Funds have been allocated to provide financial support to 66 capacity-building projects in the cultural and creative sector, and to award language bursaries  to 750 qualifying students.

Maintaining heritage assets

The maintenance of heritage assets such as libraries and heritage sites is vital for the ongoing imperative of promoting, sustaining and enriching a national identity. To expand access to knowledge and information, the department planned to build 105 libraries  and upgrade 150 community libraries  over the medium-term period. Monuments, memorials and museums serve as important heritage assets that preserve legacies and pay homage to people and events that have shaped South African society and form part of the nation building and social  cohesion agenda.

Funds have been allocated over the medium term for projects such as finalising the Sarah  Baartman Centre of Remembrance and the OR Tambo Garden of Remembrance, and maintaining the Samora Machel Memorial Museum and Iziko Museums.

Role players

Boxing South Africa (BSA)

BSA was established in terms of the Boxing Act of 2001, which mandates the entity to: administer professional boxing; recognise amateur boxing; create and ensure synergy between professional  and amateur boxing; and promote engagement and interaction between associations of boxers, managers, promoters and trainers.

Over the medium term, the entity planned to continue focusing on contributing to nation building, healthy lifestyles and social cohesion by promoting participation in boxing, especially among young people and women; strengthening the boxing regulatory environment; and ensuring the effective administration of the sport.

Netball South Africa (NSA)

The NSA  is  the peak  governing body for the sport  of netball in South Africa, which is responsible for overseeing the practice of the sport across  the country. Additionally,  the NSA  is  the managing body for the National  Netball  Team  – the Spar  Proteas.  Since  1992,  South  Africa  has  participated  in  international tournaments primarily within the Commonwealth nations.

With a strong grassroots network in schools and universities, netball in South Africa has taken on a more professional position with the introduction of the Telkom Netball League, and with many of the players plying their trade in England, Australia  and New Zealand leagues. The NSA hosted the Netball World Cup in Cape Town from 28 July to 6 August 2023, which was the first to be held in Africa.

Sixteen nations contested for the title, which was won by undisputed champions of world netball, Australia, after beating England 61-45 to claim their 12th crown.

Tennis South Africa (TSA)

The TSA  is  the national governing body for the sport of tennis in South Africa created to standardise  rules and regulations and to promote and develop the growth of tennis in South Africa. The  not-for-profit organisation invests  its proceeds  to promote and develop the growth of tennis, from the grass-roots to the professional levels, and to raise funds for and on behalf of tennis players and the game of tennis within South Africa. The TSA is affiliated to both the International Tennis Federation and Confederation of African Tennis.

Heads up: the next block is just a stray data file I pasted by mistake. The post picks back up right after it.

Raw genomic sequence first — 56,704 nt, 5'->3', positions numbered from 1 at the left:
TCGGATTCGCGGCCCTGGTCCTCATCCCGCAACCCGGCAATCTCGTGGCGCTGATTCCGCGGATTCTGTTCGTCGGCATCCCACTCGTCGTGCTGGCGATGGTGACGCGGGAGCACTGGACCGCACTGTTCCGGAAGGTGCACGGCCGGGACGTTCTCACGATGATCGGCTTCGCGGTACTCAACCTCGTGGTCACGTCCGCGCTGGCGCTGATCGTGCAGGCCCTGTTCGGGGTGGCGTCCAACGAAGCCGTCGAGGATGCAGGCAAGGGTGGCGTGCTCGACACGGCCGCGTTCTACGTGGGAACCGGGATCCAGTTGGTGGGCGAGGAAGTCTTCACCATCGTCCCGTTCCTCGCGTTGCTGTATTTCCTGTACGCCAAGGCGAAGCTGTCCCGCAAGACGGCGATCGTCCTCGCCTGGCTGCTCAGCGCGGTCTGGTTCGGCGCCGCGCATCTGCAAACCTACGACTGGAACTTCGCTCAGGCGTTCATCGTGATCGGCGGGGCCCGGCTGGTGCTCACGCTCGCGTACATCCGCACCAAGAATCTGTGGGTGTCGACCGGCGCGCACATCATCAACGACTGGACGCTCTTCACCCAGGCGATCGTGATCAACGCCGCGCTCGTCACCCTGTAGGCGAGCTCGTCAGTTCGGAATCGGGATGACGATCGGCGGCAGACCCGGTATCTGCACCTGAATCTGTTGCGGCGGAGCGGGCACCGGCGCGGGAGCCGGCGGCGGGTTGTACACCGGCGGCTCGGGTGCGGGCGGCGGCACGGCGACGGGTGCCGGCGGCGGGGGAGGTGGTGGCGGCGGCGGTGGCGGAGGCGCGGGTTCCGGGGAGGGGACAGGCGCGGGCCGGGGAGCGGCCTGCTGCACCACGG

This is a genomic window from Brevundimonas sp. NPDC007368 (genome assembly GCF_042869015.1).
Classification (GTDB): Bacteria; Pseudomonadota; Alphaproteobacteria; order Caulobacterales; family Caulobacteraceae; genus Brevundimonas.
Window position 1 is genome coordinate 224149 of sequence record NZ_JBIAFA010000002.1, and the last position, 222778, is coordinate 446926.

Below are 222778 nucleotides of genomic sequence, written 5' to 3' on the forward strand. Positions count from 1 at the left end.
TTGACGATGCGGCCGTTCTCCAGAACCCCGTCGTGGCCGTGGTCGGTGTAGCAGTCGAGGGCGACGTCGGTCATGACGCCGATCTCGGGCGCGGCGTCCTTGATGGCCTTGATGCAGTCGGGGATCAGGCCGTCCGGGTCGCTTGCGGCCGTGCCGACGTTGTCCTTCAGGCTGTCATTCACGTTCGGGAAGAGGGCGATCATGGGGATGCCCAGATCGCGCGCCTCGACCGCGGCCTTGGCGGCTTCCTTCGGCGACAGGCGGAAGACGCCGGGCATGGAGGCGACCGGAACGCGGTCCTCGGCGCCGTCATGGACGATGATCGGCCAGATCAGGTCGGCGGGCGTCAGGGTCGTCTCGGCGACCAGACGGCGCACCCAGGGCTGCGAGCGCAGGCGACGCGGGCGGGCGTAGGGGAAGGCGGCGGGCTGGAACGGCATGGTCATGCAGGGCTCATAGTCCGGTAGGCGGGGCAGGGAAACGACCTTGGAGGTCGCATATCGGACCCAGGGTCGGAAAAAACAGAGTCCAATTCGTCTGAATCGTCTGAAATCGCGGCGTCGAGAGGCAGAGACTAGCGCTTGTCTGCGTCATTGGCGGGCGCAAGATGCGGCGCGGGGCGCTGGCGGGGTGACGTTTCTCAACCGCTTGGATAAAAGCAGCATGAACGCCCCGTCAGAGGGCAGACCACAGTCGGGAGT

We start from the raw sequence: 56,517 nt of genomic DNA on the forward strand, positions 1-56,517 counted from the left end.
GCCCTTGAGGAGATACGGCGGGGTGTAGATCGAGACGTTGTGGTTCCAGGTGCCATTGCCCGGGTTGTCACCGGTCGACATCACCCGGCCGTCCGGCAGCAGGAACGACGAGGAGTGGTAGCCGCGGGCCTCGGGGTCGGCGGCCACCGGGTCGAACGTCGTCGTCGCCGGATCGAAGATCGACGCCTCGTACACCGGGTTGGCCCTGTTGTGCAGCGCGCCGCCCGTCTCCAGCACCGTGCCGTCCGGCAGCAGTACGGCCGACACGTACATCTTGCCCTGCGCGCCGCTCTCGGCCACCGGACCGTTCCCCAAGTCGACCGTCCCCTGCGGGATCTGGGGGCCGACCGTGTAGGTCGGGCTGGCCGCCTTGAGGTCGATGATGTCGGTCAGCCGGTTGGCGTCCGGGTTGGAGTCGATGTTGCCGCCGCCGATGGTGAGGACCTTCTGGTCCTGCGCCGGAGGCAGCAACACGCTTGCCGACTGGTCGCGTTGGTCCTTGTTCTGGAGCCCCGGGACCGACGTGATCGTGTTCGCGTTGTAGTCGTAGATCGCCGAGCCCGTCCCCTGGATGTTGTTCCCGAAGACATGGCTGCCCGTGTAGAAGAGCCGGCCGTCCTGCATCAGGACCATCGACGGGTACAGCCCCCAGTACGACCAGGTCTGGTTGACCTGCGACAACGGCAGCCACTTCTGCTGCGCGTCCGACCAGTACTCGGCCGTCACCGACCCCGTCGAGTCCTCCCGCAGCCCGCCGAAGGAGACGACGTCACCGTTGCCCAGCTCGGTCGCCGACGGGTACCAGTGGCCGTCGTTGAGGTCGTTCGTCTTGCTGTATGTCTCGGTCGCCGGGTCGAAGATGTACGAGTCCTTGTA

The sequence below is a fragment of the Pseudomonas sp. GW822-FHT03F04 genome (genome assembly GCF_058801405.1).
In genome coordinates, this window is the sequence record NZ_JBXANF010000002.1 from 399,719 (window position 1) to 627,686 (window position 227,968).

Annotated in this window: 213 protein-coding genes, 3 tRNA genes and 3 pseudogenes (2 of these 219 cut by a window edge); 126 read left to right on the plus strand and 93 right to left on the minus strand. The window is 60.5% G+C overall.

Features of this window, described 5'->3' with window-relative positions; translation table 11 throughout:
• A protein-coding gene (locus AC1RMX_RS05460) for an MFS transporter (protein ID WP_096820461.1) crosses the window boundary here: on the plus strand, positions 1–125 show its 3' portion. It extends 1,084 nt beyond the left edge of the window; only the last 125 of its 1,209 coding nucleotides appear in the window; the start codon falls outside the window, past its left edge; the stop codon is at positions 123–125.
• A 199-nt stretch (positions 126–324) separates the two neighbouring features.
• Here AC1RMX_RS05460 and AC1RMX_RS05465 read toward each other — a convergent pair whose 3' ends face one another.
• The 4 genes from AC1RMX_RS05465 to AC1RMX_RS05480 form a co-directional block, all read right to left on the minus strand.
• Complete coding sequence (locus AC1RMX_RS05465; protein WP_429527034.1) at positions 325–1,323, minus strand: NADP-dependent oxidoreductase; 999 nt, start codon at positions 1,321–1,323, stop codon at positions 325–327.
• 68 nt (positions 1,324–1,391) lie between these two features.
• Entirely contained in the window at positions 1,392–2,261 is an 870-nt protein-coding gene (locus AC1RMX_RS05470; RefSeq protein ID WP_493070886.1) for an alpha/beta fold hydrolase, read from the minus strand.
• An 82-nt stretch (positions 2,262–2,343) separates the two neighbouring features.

GolfRSA is the unified body of the South African Golf Association and Women’s Golf South Africa, administering, operating and providing service to amateur golf in South Africa.

GolfRSA’s  role is  to look after the interests  of more than 460 golf clubs and 139 000 men, women, boy and girl club members, produce champion golfers and provide the opportunity for everyone in South Africa to experience the game of golf.

South African Institute for Drug-Free Sport (SAIDS)

The  SAIDS  promotes  participation  in  sport   without  the  use   of  prohibited performance enhancing substances and methods, and educates sportspeople on fair play and the harmful effects of the use of prohibited performance enhancing substances  and methods. The SAIDS’s core focus is to tackle doping in sport in order to ensure a culture of ethics and fair play within South Africa.

South African Sports Confederation and Olympic Committee

SASCOC is the national multi-coded sporting body responsible for the preparation, presentation and performance of teams to all multi-coded events, namely the Olympic Games, Paralympic Games, Commonwealth Games, World Games, All Africa Games, Olympic Youth Games, Commonwealth Youth Games and Zone VI Games.

It also looks after the various national federations affiliated to it, together with the various provincial sports councils. SASCOC is responsible for the awarding for National Protea Colours to athletes/officials who have  met the criteria to represent South Africa in different sporting codes and arenas.

South Africa is also represented on the Association of National Olympic Committees of Africa and on the Confederation of Southern African National Olympic Committees.

World Anti-Doping Agency (WADA)

The WADA was established in 1999 as an international independent agency composed and funded equally by the sport movement and governments of the world. Its key activities  include scientific research, education, development of antidoping capacities  and monitoring of the World Anti-Doping Code – the document harmonising anti-doping policies in all sports and all countries.

The Anti-Doping Education and Learning Platform (ADEL) is the central hub for WADA’s  eLearning courses and  education resources. ADEL supports the anti-doping community by providing training solutions for athletes, their support personnel and other stakeholders.